I'm somewhat of a fan of Kurt Vonnegut, and he has a science fiction writer in a lot of his books who writes really silly stories that allegorically present valid points pertinent to the larger Vonnegut work. It's like Vonnegut comes up with a really good idea that's just too silly even for him, so he gives it to this guy, who writes it in the world of Vonnegut's story. This guy's name is Kilgore Trout. Kilgore Catfish is a take-off on this, an homage, if you will ,to Kurt Vonnegut. It also kind of works because part of the Kilgore mythology is that he's malfunctional in the sense that he's a cat fetishist (cat fetishist, Catfish . . .). We decided on this because it's really true that Kyle Buchman, the original voice and puppeteer for Kilgore, was known to enjoy ... the feline species. (Some people who actually knew Kyle--and possibly Kyle himself--might contend that this is, in fact, not true. Against their contention, I would contend that truth is relative. They would then counter-contend that anyone who knows me--and possibly me myself--would know that I don't believe that. To which I would reply by throwing a copy of Bruno Latour's SCIENCE IN ACTION at them and screaming, "Of course I believe in reality! But the only reason you think Kyle [doesn't enjoy cats] is because of the army of citations that my scientific realist opponents have mobilized against the idea in their literature! The fact is constructed, and if one were to finance their own [cat enjoyment] laboratory, with their own instruments to measure how much ... Kyle [enjoyed] cats, and then make their own value judgments and get enough expert opinion on their side, then one could easily defeat history and conquer Kyle's claim to have not engaged in [the enjoyment of cats]!")

Were any cats harmed in the making of any SCR episodes?

Unfortunately, no, but that reminds me of something funny. In the early days, sometimes Kyle and I would hang out late into the night after a meeting or whatever, and make short, edited-on-the-fly videos filled with silly stuff. Part of these little videos involved Kyle putting one of my cats up to his mouth, and then we would crash edit into him apparently stuffing something down his throat. It kind of looked like he was eating a cat alive. We'd also sometimes do something similar in reverse, so it looked like he was vomiting a cat. We also danced like old men from the '50s. We were average American boys.

Do you think the cat fetish mythology added to Kyle's performance as the voice and puppeteer of Kilgore?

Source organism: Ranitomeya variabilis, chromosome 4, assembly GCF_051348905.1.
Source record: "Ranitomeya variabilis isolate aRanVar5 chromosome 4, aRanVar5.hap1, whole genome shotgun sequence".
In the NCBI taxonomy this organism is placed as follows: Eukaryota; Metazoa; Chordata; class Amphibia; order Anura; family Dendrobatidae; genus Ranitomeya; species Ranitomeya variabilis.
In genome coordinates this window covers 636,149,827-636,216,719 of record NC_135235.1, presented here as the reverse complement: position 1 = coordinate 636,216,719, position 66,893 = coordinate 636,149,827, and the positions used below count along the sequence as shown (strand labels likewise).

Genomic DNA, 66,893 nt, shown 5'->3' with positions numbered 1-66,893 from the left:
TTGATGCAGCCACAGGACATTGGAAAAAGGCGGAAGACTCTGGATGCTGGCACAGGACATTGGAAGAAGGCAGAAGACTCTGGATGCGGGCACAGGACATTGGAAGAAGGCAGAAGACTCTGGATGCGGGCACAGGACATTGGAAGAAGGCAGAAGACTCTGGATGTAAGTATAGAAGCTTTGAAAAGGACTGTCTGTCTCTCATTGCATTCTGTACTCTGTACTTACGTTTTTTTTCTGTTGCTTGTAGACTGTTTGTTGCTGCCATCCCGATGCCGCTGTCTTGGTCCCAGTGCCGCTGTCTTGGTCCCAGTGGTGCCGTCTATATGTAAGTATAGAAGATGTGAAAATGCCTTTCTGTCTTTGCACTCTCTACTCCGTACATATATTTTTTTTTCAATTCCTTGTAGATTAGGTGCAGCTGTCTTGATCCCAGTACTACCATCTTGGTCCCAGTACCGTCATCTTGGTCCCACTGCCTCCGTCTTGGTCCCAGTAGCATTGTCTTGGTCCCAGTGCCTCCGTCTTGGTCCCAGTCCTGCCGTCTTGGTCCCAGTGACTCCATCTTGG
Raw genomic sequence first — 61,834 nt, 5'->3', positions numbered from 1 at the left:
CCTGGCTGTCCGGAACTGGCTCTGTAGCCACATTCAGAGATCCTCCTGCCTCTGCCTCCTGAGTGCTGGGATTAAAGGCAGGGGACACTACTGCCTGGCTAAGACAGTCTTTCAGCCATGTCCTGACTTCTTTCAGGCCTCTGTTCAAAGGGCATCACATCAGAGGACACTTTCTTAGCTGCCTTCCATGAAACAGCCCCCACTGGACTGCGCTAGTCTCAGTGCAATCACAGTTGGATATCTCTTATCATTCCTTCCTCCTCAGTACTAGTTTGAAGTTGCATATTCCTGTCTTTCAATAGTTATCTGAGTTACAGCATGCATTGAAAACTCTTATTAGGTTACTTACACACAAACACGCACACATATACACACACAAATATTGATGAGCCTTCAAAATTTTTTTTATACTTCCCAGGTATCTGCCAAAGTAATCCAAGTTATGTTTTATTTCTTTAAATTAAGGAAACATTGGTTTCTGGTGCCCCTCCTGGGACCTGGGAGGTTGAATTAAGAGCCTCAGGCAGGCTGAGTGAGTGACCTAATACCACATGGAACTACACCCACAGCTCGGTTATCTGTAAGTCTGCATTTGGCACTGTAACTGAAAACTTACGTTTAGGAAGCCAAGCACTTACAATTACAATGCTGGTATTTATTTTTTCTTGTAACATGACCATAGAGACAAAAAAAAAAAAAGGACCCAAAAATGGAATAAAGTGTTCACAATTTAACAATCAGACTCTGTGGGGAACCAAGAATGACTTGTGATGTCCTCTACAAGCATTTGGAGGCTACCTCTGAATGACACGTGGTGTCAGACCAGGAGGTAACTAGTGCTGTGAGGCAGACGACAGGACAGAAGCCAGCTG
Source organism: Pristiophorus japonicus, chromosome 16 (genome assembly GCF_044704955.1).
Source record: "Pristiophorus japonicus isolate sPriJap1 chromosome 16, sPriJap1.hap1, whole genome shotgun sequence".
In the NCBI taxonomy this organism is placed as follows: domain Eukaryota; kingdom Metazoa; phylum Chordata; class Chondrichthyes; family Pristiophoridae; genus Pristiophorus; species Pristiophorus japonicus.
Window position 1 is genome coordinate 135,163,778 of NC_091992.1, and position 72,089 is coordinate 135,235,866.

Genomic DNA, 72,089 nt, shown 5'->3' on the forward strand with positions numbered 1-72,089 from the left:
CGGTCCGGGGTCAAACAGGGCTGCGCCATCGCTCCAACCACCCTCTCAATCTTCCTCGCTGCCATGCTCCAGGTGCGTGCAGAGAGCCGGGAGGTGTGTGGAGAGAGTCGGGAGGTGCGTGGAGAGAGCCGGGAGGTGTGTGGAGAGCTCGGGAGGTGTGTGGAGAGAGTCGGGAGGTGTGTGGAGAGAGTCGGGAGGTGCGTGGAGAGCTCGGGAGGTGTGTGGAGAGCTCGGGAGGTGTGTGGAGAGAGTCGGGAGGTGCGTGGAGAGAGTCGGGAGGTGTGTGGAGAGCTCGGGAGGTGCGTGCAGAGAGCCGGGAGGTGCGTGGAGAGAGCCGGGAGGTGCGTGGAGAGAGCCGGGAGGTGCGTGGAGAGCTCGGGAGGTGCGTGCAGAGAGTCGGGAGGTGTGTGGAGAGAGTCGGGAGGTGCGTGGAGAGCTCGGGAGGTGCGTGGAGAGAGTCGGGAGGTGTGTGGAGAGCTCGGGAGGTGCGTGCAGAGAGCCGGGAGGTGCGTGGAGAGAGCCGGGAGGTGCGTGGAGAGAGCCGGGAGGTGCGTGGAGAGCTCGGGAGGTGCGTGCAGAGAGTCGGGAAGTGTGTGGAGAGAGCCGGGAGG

Anything that allowed Kyle to freely express his passion for cats was (and is) good for the world at large.

What do you do when you're not making MST3K fanvids?

I do homework. When I have free time, I enjoy reading fiction, philosophy, theology, and such. I also play guitar, and am currently trying to learn every single STROKES song, because they're all AWESOME.

So, you're in school then? Which one? What's your major?

I'm majoring in philosophy at Southern Illinoins University at Carbondale. I don't know that I actually want to be a philosopher, but I might as well study something I find kind of interesting.

Will there be any more episodes of SCR, now that SGP is no more?

Highly unlikely. Certain differences between the main players render this unlikely, but even if those differences were to be mended, we'd probably be working on another project of our own creation.

How did you create the shadorama effect in SCR? Just what ARE those things?

For our very first episode, which wasn't very good (Episode 0: WITHIN THE ROCK), we just filmed a television screen with some puppets in front of it. Air'n Monahan made the puppets for my character and his (Air N. was another human character that was in the theater with myself and Kilgore before Air'n stopped working with us and we replaced him with C4PO). Kilgore was some sort of Star Wars robot (I'm pretty sure it wasn't R2D2) that Will Basanta owned. Later, when we did the HOMECOMING SPECIAL and everything after it, my dad got a Videonics Digital Video Mixer, with chroma key effect. We just placed our puppets (along with the little line of seats Air'n made) against a green screen and then green-screened in the movie. We recorded the audio from the movie and our comments in another room. After Air'n was gone, we used his puppet for me, since my hair was different then, and used a Bic razor markered black for C4PO. The proportion of the head to the body was a little off when compared with the host segments, but it was all worth it to use a Bic razor as a puppet.

One of the SCR experiments was Reefer Madness. Were you surprised that Michael J. Nelson was tapped to do commentary on a recent release of Reefer Madness on DVD?

Yes, very much so. We were all excited to see whether or not he made any remarks similar to our own. He didn't really. His was funnier and a lot less dependent on immature sexual humor, I noticed. What really surprised me is that on some website (I can't remember if it was yours or not), when word first got out about REEFER MADNESS being released on DVD with colorization, the website in question presented this info with two points about why it was important. And the fact that we had done it was mentioned before the fact that Mike was gonna do commentary! Weird. [Editors note: It was this site. See the news for 19 December 2003.]

One of the SCR experiments was the movie called simply "W". If you were to make a film with a single letter title, what letter would it be, and why?

It would be what my classical Greek instructor [calls] "omega with iota subscript." I can't write in Greek with my keyboard, but it's basically an omega, which is sort of like a "w" with a little iota subscript thing, kind of like an apostrophe, underneath it. I choose this because no one in the world has any idea of how this was supposed to be pronounced, and no one would be able to refer to my movie verbally. It would then necessarily transcend language and get to the core of the human condition, all constructs thrown aside. I mean, that's what happened when Prince made his name unpronounceable, wasn't it?

Where did you guys find the movies you used for experiments?

Anywhere we could find them. We bought some from stores, taped others off of TV. One thing I'm not too proud of is when we rented a bunch from the Cult section of Hollywood video and just copied them at my house. Lousy ethics, always getting in the way!


Thanks to Evan Hale for answering these more than seven and a half questions.

Copyright © 2004 G.A. Deezen